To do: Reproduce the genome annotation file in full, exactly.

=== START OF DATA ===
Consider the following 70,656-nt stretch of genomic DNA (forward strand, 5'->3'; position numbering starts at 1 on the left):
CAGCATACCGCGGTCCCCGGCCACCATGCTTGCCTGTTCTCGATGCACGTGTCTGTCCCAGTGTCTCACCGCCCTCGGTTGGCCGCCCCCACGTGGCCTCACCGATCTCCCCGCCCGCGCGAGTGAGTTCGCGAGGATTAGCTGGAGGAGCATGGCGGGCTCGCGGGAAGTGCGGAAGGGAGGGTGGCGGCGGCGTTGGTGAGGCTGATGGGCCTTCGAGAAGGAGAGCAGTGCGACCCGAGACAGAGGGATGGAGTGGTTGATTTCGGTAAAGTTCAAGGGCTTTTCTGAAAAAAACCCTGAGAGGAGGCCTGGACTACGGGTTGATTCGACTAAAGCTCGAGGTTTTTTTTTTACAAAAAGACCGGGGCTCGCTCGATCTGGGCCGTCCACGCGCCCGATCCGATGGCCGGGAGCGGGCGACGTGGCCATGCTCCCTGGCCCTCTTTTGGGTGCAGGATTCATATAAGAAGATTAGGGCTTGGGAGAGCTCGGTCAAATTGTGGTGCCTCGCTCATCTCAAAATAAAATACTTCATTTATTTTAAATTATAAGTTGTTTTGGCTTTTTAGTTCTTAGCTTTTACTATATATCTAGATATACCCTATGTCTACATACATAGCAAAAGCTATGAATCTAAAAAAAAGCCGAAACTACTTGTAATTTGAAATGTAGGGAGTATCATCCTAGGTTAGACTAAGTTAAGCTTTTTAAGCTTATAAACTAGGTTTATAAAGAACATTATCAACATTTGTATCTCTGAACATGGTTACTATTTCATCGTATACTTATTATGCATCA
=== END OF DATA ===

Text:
Consider the following 70,656-nt stretch of genomic DNA (forward strand, 5'->3'; position numbering starts at 1 on the left):
CAGCATACCGCGGTCCCCGGCCACCATGCTTGCCTGTTCTCGATGCACGTGTCTGTCCCAGTGTCTCACCGCCCTCGGTTGGCCGCCCCCACGTGGCCTCACCGATCTCCCCGCCCGCGCGAGTGAGTTCGCGAGGATTAGCTGGAGGAGCATGGCGGGCTCGCGGGAAGTGCGGAAGGGAGGGTGGCGGCGGCGTTGGTGAGGCTGATGGGCCTTCGAGAAGGAGAGCAGTGCGACCCGAGACAGAGGGATGGAGTGGTTGATTTCGGTAAAGTTCAAGGGCTTTTCTGAAAAAAACCCTGAGAGGAGGCCTGGACTACGGGTTGATTCGACTAAAGCTCGAGGTTTTTTTTTTACAAAAAGACCGGGGCTCGCTCGATCTGGGCCGTCCACGCGCCCGATCCGATGGCCGGGAGCGGGCGACGTGGCCATGCTCCCTGGCCCTCTTTTGGGTGCAGGATTCATATAAGAAGATTAGGGCTTGGGAGAGCTCGGTCAAATTGTGGTGCCTCGCTCATCTCAAAATAAAATACTTCATTTATTTTAAATTATAAGTTGTTTTGGCTTTTTAGTTCTTAGCTTTTACTATATATCTAGATATACCCTATGTCTACATACATAGCAAAAGCTATGAATCTAAAAAAAAGCCGAAACTACTTGTAATTTGAAATGTAGGGAGTATCATCCTAGGTTAGACTAAGTTAAGCTTTTTAAGCTTATAAACTAGGTTTATAAAGAACATTATCAACATTTGTATCTCTGAACATGGTTACTATTTCATCGTATACTTATTATGCATCA